Previous business/academic article Next business/academic article

Assessing the Durbin Amendment’s Debit Card Interchange Fee Cap: An Application of the “Tourist Test” to US Retailer Data

Anne Layne-Farrar, Review of Network Economics, May 2013.

See Anne Layne-Farrar's resume

Click here to read the full article online

Payment cards have been a perennial source of debate among economists. That debate received additional fodder in 2010 with passage in the US of the Durbin Amendment, which targets debit card interchange fees. I assess the Durbin Amendment, testing the interchange fee cap it imposes against the “tourist test” proposed in the theoretical literature. I first calculate merchant incremental payment processing costs across payment instruments. While I find that debit card bank fees are higher than bank fees for other instruments, a comparison of other incremental costs softens that conclusion. With the cost estimates in hand, I then compare the interchange fee suggested by the “tourist test” with that set by the Durbin Amendment. The empirical assessment of the tourist test highlights the importance of the instrument whose costs are “avoided” – whether cash or check is used dramatically alters the test and indicates that an optimal one-size fits-all interchange fee cap will be difficult to achieve.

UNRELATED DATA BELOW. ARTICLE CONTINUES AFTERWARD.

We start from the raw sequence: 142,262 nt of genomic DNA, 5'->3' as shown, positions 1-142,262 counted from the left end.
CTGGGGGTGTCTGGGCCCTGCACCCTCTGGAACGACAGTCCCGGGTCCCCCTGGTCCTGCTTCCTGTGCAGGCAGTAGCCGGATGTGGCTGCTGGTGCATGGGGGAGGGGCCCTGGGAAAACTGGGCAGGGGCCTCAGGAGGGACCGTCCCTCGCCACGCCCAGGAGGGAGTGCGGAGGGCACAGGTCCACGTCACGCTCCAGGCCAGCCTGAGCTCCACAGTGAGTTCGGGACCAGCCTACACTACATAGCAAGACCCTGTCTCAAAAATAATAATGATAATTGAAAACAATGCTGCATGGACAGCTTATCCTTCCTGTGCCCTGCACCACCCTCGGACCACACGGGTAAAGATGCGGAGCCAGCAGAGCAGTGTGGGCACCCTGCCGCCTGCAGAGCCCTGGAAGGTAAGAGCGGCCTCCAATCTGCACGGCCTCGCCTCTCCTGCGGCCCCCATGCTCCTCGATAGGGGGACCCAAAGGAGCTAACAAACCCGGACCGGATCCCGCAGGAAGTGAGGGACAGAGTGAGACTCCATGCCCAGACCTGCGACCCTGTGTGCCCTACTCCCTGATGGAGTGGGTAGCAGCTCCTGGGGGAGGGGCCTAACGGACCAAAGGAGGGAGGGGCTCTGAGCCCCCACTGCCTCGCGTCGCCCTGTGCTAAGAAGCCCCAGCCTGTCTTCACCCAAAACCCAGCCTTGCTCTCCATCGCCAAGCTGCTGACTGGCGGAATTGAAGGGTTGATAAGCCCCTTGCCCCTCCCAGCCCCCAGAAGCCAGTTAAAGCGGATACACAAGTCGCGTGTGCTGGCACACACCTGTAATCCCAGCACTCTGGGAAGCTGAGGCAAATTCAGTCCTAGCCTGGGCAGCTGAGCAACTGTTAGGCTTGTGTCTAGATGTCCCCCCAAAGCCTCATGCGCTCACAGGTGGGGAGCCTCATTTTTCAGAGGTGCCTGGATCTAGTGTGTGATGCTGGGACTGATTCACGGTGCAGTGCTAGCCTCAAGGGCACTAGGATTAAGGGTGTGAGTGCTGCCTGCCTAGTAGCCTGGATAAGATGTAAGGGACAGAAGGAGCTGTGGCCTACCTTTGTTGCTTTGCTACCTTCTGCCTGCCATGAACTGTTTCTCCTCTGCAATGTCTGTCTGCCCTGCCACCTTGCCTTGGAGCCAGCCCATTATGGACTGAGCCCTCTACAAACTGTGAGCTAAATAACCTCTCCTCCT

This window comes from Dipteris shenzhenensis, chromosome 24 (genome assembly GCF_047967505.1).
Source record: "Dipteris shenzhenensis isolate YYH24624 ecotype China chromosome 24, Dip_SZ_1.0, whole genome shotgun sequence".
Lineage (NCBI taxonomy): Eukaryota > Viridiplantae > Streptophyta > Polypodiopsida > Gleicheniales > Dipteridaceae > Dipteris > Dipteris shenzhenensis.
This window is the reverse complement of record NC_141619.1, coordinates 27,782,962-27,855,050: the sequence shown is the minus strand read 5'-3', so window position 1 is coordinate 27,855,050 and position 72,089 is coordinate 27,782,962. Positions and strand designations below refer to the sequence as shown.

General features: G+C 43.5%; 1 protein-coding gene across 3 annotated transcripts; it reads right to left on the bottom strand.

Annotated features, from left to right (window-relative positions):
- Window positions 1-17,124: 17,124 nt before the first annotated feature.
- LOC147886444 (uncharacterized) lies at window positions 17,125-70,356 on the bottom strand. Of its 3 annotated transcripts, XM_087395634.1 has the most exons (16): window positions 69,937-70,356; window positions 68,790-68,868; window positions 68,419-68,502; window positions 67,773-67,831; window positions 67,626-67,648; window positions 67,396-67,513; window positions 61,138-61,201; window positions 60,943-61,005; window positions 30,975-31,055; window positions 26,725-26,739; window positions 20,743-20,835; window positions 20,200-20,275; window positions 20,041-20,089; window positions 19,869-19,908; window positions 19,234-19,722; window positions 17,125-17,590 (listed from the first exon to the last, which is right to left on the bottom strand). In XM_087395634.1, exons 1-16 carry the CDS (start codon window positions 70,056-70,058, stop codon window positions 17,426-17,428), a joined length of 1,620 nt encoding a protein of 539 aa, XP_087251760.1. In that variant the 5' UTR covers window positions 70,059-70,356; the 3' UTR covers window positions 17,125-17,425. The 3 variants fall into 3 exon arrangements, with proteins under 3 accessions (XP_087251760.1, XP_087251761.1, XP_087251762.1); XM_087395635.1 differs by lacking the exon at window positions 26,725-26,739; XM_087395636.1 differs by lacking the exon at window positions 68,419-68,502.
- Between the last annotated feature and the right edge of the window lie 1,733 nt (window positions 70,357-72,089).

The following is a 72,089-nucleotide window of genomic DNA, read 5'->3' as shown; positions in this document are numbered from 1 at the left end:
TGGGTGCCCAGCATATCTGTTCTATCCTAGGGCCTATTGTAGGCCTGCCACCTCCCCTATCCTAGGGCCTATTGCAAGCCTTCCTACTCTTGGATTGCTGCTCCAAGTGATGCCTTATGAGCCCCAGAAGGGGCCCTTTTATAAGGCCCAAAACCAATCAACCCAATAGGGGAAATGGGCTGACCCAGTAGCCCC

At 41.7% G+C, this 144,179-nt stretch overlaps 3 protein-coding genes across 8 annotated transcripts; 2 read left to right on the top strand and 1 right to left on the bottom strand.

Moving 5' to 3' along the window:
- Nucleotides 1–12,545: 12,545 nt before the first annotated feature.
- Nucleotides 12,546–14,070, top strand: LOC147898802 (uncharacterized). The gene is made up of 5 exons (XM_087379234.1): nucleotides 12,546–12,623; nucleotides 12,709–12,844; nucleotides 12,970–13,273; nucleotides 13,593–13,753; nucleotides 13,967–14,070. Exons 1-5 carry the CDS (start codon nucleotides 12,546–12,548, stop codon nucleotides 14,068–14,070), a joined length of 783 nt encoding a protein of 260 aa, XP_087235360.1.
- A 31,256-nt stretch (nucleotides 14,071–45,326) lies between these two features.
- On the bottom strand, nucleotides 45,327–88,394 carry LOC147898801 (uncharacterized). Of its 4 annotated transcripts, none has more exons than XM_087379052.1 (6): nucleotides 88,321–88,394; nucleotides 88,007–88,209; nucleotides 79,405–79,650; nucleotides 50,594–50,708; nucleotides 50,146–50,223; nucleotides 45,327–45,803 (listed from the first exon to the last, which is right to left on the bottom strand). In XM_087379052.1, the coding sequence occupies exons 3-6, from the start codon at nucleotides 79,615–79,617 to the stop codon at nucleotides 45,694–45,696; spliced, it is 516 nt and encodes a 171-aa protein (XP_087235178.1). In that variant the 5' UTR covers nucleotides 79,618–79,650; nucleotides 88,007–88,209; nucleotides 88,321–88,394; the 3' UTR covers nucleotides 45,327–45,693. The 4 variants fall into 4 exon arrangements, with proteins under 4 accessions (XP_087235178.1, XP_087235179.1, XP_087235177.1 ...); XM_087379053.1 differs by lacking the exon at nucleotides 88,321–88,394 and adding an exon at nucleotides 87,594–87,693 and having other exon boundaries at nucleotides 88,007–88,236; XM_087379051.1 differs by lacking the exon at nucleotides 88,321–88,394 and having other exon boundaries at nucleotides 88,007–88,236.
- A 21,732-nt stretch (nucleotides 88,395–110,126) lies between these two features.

© 2014 - Institute of Competition Law Download our brochure